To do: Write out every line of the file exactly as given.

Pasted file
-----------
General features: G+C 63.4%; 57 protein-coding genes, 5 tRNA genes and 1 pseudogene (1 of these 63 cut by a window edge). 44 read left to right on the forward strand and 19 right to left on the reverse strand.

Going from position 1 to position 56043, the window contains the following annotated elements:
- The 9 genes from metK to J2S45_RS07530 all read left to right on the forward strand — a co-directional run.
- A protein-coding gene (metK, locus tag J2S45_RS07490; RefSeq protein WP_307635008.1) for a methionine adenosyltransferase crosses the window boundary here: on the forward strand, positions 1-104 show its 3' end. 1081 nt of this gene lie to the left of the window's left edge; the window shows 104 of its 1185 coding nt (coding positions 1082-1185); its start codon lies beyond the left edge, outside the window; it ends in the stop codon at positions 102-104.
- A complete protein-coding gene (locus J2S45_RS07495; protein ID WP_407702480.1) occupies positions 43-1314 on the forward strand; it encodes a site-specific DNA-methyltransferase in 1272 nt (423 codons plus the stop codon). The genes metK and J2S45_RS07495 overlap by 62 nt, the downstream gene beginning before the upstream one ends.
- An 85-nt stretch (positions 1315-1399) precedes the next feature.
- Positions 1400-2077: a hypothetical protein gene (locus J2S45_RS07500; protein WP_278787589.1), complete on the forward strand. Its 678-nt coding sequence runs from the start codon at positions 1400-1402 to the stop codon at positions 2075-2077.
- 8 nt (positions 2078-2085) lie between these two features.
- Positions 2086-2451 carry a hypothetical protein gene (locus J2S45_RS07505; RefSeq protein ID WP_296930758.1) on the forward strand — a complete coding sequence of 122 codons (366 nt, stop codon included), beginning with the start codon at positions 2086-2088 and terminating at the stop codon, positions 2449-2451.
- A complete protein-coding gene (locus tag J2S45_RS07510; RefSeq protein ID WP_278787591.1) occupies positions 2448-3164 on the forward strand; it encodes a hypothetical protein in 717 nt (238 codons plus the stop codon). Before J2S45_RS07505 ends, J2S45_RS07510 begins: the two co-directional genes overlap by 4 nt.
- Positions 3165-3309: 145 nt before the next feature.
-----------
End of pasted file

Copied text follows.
General features: G+C 63.4%; 57 protein-coding genes, 5 tRNA genes and 1 pseudogene (1 of these 63 cut by a window edge). 44 read left to right on the forward strand and 19 right to left on the reverse strand.

Going from position 1 to position 56043, the window contains the following annotated elements:
- The 9 genes from metK to J2S45_RS07530 all read left to right on the forward strand — a co-directional run.
- A protein-coding gene (metK, locus tag J2S45_RS07490; RefSeq protein WP_307635008.1) for a methionine adenosyltransferase crosses the window boundary here: on the forward strand, positions 1-104 show its 3' end. 1081 nt of this gene lie to the left of the window's left edge; the window shows 104 of its 1185 coding nt (coding positions 1082-1185); its start codon lies beyond the left edge, outside the window; it ends in the stop codon at positions 102-104.
- A complete protein-coding gene (locus J2S45_RS07495; protein ID WP_407702480.1) occupies positions 43-1314 on the forward strand; it encodes a site-specific DNA-methyltransferase in 1272 nt (423 codons plus the stop codon). The genes metK and J2S45_RS07495 overlap by 62 nt, the downstream gene beginning before the upstream one ends.
- An 85-nt stretch (positions 1315-1399) precedes the next feature.
- Positions 1400-2077: a hypothetical protein gene (locus J2S45_RS07500; protein WP_278787589.1), complete on the forward strand. Its 678-nt coding sequence runs from the start codon at positions 1400-1402 to the stop codon at positions 2075-2077.
- 8 nt (positions 2078-2085) lie between these two features.
- Positions 2086-2451 carry a hypothetical protein gene (locus J2S45_RS07505; RefSeq protein ID WP_296930758.1) on the forward strand — a complete coding sequence of 122 codons (366 nt, stop codon included), beginning with the start codon at positions 2086-2088 and terminating at the stop codon, positions 2449-2451.
- A complete protein-coding gene (locus tag J2S45_RS07510; RefSeq protein ID WP_278787591.1) occupies positions 2448-3164 on the forward strand; it encodes a hypothetical protein in 717 nt (238 codons plus the stop codon). Before J2S45_RS07505 ends, J2S45_RS07510 begins: the two co-directional genes overlap by 4 nt.
- Positions 3165-3309: 145 nt before the next feature.